Fertilization is key to having a lawn that is evenly laid and colored. If your lawn is suffering from unevenness or discoloration, it could possibly benefit greatly from added fertilization to promote new growth and keep the existing growth healthy. Fertilization is not only good for your lawn’s grass and plants, but it helps maintain adequate moisture in the soil below, allowing for hydration and stimulation.
Some of the obvious benefits of fertilization can include new, healthy growth amongst your lawn, especially in parts that are suffering from deterioration, dryness, or discoloration. Fertilization also helps rid the lawn of potential weeds that tend to overlap onto new growth and can make existing growth unhealthy. Along with weeds, grass that is prone to them may also be more prone to infestations or disease. With short and health grass that has been properly fertilized, you prevent the carrying and spreading of disease on your lawn more efficiently.
Applying fertilizer requires methods and techniques that are important to ensuring its overall functionality and effectiveness. If fertilizer is applied incorrectly, you run the risk of allowing weeds, infestations, and disease to linger in your lawn, without knowing whether or not the fertilizer was able to perform appropriately. We often find that the best time to fertilize is at the beginning of a new season. When the decaying plants have cycled and it is time for new growth, adding fertilizer to the ground helps jumpstart that process and can leave you with a beautiful lawn, once Spring has come into full effect. In order for fertilizer to enhance your lawn’s overall growth, it should be applied evenly across the lawn using machinery that helps to do so. uneven application can, again, result in certain parts of your lawn outperforming others.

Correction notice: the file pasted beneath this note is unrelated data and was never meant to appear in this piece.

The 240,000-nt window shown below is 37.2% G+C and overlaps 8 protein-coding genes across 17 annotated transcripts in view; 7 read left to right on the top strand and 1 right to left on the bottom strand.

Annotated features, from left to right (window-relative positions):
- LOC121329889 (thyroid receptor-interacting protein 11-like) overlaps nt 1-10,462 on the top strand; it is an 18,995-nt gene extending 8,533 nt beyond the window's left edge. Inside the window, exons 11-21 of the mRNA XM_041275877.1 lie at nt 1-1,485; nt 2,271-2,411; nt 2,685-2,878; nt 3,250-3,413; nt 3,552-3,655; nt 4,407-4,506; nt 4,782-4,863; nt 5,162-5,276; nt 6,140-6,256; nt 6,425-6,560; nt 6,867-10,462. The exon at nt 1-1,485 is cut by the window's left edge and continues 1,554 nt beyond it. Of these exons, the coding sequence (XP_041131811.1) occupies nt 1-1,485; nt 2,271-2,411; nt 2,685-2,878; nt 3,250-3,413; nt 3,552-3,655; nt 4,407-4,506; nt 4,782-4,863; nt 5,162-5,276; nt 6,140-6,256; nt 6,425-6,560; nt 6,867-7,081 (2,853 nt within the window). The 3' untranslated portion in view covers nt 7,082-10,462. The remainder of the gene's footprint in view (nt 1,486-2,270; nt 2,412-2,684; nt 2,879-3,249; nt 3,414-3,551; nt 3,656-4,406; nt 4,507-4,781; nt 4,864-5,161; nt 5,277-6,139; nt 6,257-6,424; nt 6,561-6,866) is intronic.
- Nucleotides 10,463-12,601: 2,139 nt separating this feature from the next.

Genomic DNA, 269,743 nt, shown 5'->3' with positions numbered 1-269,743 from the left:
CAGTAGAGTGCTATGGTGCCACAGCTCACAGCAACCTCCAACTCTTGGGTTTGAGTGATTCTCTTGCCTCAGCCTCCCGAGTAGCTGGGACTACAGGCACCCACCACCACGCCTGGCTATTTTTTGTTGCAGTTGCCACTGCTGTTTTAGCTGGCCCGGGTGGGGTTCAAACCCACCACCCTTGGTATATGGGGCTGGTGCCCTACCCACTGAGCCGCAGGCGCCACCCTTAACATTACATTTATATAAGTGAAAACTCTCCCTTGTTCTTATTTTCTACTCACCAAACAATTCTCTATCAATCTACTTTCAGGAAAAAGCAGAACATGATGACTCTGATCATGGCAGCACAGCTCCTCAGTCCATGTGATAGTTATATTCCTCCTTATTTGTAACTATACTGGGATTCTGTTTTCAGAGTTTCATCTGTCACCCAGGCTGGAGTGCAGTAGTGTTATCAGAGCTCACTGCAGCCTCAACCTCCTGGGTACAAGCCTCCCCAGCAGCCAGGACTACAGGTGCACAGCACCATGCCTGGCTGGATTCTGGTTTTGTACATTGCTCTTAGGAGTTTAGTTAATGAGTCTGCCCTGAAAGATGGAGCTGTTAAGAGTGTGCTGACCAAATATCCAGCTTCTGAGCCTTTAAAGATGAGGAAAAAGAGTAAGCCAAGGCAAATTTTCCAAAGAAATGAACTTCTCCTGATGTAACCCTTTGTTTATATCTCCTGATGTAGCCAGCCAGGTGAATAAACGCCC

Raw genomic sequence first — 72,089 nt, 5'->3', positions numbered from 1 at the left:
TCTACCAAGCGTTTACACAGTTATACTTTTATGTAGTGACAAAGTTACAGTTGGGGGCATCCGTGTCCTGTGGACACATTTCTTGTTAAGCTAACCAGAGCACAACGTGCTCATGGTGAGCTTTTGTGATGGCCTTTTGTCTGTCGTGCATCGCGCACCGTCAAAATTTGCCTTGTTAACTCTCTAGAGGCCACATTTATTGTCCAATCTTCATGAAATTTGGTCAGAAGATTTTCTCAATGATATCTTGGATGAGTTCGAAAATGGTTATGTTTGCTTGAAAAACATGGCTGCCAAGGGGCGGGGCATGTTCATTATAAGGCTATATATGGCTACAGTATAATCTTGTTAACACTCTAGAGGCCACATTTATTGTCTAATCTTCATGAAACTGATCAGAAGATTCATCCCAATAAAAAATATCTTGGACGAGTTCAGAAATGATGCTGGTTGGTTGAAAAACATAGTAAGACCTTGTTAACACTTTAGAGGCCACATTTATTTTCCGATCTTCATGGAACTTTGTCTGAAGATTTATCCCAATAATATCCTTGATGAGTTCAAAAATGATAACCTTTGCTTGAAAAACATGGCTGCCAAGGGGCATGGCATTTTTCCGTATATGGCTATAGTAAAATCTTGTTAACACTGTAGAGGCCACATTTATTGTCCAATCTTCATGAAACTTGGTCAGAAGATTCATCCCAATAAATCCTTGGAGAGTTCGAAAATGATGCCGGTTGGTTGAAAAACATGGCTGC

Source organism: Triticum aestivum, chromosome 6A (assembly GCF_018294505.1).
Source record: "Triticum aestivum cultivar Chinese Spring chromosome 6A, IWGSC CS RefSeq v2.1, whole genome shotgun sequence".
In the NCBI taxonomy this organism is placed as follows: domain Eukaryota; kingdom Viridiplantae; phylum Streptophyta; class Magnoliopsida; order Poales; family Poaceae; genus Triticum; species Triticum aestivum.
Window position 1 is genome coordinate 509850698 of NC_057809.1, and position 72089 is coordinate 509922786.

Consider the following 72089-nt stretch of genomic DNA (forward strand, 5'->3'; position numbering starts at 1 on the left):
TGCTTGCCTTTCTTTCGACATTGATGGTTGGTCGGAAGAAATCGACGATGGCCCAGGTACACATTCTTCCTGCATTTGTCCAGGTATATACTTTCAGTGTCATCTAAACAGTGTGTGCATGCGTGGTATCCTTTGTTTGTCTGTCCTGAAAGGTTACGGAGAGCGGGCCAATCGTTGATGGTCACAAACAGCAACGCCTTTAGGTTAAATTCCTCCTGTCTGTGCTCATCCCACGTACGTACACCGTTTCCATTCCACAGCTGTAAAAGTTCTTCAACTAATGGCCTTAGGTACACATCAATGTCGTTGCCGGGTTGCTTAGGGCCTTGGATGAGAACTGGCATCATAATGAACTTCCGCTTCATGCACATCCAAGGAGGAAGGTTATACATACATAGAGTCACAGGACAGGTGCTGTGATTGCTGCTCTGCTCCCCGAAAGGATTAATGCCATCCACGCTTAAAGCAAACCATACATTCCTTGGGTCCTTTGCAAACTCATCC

Although it may sound redundant to water your lawn regularly, it is especially important to do when fertilizing your lawn. Your lawn should be thoroughly watered a few days before fertilizing the area so it is adequately retaining moisture. Fertilizer is then applied and your lawn should lightly be watered again after application to help move the fertilizer into the soil. For lawns that are a bit dryer, they may require using a spading fork to massage the fertilizer into the soil better.
Like spading forks, the process of aeration helps to open up the top layer of soil in your lawn. Some lawns that have dryer dirt and appear dustier than others will require aeration. These are also lawns that have not seen new growth for some time and can benefit from the use of extra penetration to ensure that both water and fertilizer is adequately distributed into the ground. Aeration does not harm your lawn in any way, but rather opens up and creates pores for the soil to better absorb vitamins and nutrients. Soil that hasn’t been aerated for a long while typically hardens and can resist the application of water and fertilizer. Check out our tree care service.